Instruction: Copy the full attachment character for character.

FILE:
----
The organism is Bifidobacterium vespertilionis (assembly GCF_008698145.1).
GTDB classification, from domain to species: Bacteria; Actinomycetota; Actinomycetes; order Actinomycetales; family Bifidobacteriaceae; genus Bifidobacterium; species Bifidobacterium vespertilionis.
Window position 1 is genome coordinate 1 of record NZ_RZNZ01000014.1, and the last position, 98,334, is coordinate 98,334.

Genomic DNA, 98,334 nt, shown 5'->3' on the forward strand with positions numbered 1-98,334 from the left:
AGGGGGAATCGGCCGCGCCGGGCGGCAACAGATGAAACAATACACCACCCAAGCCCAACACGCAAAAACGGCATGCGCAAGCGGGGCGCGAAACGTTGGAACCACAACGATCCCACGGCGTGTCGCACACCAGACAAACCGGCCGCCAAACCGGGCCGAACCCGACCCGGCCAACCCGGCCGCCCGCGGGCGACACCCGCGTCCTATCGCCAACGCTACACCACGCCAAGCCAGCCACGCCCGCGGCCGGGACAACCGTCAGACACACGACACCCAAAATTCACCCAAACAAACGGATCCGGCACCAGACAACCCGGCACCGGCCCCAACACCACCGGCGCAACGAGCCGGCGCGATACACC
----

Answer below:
The organism is Bifidobacterium vespertilionis (assembly GCF_008698145.1).
GTDB classification, from domain to species: Bacteria; Actinomycetota; Actinomycetes; order Actinomycetales; family Bifidobacteriaceae; genus Bifidobacterium; species Bifidobacterium vespertilionis.
Window position 1 is genome coordinate 1 of record NZ_RZNZ01000014.1, and the last position, 98,334, is coordinate 98,334.

Genomic DNA, 98,334 nt, shown 5'->3' on the forward strand with positions numbered 1-98,334 from the left:
AGGGGGAATCGGCCGCGCCGGGCGGCAACAGATGAAACAATACACCACCCAAGCCCAACACGCAAAAACGGCATGCGCAAGCGGGGCGCGAAACGTTGGAACCACAACGATCCCACGGCGTGTCGCACACCAGACAAACCGGCCGCCAAACCGGGCCGAACCCGACCCGGCCAACCCGGCCGCCCGCGGGCGACACCCGCGTCCTATCGCCAACGCTACACCACGCCAAGCCAGCCACGCCCGCGGCCGGGACAACCGTCAGACACACGACACCCAAAATTCACCCAAACAAACGGATCCGGCACCAGACAACCCGGCACCGGCCCCAACACCACCGGCGCAACGAGCCGGCGCGATACACC